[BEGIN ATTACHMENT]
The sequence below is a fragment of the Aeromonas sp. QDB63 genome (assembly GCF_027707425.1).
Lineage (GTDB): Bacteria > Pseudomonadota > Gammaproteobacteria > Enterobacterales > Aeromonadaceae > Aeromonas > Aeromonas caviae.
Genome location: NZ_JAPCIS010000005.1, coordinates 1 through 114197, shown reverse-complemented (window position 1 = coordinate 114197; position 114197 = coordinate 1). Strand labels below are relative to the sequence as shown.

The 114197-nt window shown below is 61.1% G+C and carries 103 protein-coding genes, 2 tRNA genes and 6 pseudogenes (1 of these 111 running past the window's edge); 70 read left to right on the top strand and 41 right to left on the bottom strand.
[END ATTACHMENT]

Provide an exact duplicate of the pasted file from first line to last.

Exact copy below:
The sequence below is a fragment of the Aeromonas sp. QDB63 genome (assembly GCF_027707425.1).
Lineage (GTDB): Bacteria > Pseudomonadota > Gammaproteobacteria > Enterobacterales > Aeromonadaceae > Aeromonas > Aeromonas caviae.
Genome location: NZ_JAPCIS010000005.1, coordinates 1 through 114197, shown reverse-complemented (window position 1 = coordinate 114197; position 114197 = coordinate 1). Strand labels below are relative to the sequence as shown.

The 114197-nt window shown below is 61.1% G+C and carries 103 protein-coding genes, 2 tRNA genes and 6 pseudogenes (1 of these 111 running past the window's edge); 70 read left to right on the top strand and 41 right to left on the bottom strand.